While plenty of Bollywood celebrities littered the red carpet at the Cannes Film Festival, they didn’t have a single movie screening this year.
If they keep this up, extravagant attire is all that Bollywood will be known for at Cannes. This isn’t just an instance at the 72nd edition of Cannes Festival de Film.
In the past, Indian movies would bag accolades at Cannes. However, it’s been years since any Indian film made it to the festival line-up.
1,845 feature films were submitted for the official selection this year. While Pakistan’s Wakhri, Rani and Blood Money made it, not a single Indian movie made the cut.
Irish short film Tiger Tiger co-produced by filmmaker Nabhan Karim of Wormhole Productions also made the cut.
Previously, two Pakistani short films have been selected for Cannes. This includes Masters of the Sky in 2014, and What a Waste! in 2016. As well as documentary Bhit Shah Ja Faqeer in 2018.
Quality over Quantity
Bollywood is a huge industry. Last year alone they churned out more than 1,800 films. That’s more movies than any other country has ever produced in a year.
The number of films really improves the odds of a country making it to the line-up. Other countries emphasized quality over quantity and made it to the line-up.
While Bollywood mass produces commercial films, most of the content is not Cannes quality. Indian actress Huma Qureshi, affirmed this while talking to AFP.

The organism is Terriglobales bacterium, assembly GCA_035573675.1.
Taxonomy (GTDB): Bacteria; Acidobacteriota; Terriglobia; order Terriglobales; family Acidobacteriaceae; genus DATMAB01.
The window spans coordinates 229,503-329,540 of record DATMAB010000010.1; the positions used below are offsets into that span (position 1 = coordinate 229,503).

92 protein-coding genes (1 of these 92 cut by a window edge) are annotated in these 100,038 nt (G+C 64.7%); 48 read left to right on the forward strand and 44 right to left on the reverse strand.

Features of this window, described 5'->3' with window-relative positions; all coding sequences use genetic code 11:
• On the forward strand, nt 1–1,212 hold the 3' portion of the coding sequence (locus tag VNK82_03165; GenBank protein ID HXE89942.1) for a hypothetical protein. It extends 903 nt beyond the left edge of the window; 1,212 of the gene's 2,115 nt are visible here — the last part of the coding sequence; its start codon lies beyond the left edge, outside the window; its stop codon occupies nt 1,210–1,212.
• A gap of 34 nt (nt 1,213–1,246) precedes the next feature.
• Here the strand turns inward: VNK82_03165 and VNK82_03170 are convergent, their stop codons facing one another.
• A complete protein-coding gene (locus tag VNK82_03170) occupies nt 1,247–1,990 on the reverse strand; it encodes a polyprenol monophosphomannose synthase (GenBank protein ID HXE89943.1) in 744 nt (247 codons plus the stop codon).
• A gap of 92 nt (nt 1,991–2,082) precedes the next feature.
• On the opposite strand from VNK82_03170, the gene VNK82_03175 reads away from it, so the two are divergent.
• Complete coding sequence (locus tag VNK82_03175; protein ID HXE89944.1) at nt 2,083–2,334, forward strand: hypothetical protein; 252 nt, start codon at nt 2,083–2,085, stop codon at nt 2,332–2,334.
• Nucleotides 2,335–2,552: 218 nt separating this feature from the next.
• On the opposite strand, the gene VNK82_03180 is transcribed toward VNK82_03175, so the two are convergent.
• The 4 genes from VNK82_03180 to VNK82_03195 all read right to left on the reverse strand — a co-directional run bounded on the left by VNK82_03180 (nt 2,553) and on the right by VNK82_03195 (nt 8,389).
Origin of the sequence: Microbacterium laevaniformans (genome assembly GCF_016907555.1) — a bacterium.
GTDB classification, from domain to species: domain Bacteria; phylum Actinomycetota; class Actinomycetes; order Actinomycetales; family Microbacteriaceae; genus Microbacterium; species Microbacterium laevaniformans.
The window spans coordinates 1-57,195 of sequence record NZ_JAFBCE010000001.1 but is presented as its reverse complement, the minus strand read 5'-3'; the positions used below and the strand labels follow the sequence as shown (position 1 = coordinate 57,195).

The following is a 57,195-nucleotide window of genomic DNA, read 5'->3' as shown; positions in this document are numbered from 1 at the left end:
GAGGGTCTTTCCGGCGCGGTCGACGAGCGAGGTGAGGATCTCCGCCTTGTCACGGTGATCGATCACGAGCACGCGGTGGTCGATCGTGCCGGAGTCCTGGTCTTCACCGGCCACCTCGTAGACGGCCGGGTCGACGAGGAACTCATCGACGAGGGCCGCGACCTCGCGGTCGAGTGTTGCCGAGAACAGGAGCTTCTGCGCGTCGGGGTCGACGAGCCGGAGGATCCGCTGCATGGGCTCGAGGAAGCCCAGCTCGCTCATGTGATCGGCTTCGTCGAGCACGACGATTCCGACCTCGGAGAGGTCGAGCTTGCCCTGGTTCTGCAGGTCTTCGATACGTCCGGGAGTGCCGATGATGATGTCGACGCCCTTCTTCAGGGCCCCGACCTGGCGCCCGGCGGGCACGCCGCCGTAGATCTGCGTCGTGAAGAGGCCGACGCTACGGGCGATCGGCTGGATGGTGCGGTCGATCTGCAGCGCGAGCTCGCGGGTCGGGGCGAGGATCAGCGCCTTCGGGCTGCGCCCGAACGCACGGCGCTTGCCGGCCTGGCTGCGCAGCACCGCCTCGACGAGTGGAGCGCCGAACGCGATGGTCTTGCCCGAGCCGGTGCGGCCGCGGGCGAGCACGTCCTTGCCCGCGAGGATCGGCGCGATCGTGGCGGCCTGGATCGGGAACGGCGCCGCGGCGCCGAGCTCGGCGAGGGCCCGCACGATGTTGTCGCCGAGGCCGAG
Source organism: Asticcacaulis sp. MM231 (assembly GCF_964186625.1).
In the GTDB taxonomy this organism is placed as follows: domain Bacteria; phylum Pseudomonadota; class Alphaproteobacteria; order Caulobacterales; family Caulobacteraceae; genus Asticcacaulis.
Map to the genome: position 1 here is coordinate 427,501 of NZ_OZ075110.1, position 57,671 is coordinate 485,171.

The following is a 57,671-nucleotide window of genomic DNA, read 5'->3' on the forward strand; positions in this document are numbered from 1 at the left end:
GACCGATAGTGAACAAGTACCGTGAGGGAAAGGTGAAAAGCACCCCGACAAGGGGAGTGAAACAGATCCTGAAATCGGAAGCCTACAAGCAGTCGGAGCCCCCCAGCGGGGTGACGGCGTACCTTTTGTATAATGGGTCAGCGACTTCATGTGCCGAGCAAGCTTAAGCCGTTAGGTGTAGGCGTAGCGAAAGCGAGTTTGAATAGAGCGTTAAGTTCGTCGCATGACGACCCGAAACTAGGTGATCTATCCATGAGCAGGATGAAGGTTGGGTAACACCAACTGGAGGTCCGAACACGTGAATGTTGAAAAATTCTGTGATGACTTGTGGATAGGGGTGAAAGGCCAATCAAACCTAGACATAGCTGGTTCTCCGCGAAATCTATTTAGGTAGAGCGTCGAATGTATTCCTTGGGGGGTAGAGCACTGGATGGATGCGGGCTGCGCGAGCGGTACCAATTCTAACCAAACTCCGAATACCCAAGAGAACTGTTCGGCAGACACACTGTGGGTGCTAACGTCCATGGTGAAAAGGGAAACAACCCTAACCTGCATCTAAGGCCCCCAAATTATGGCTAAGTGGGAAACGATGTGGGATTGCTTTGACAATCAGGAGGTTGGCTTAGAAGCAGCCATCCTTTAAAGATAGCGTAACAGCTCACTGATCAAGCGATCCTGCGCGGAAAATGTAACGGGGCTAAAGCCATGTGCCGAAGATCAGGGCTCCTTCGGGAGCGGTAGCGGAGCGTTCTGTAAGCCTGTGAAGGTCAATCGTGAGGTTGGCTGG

“The kind of films that come to Cannes are very niche in India, because it’s not the quintessential Bollywood film.”
Qureshi explained that Bollywood is focused on big-budget hits. Independent and art-house films don’t have the traction at home that they have at festivals like Cannes, Venice, Berlin, etc.
“We’re so obsessed with box office numbers that it will be a long time before that will really change.”
32-years-old Huma Qureshi made her Cannes debut in 2012 with her debut film The Gangs of Wasseypur
Born to a Muslim family in New Delhi, the actress is known to take on moving roles. She will soon make her Netflix debut with a dystopian film about a mother looking for her lost child.
“I don’t think we have the budgets or the willingness for people to actually invest in these kinds of films. We are still more interested in making the quintessential Bollywood film — that’s essentially where the market is right now.”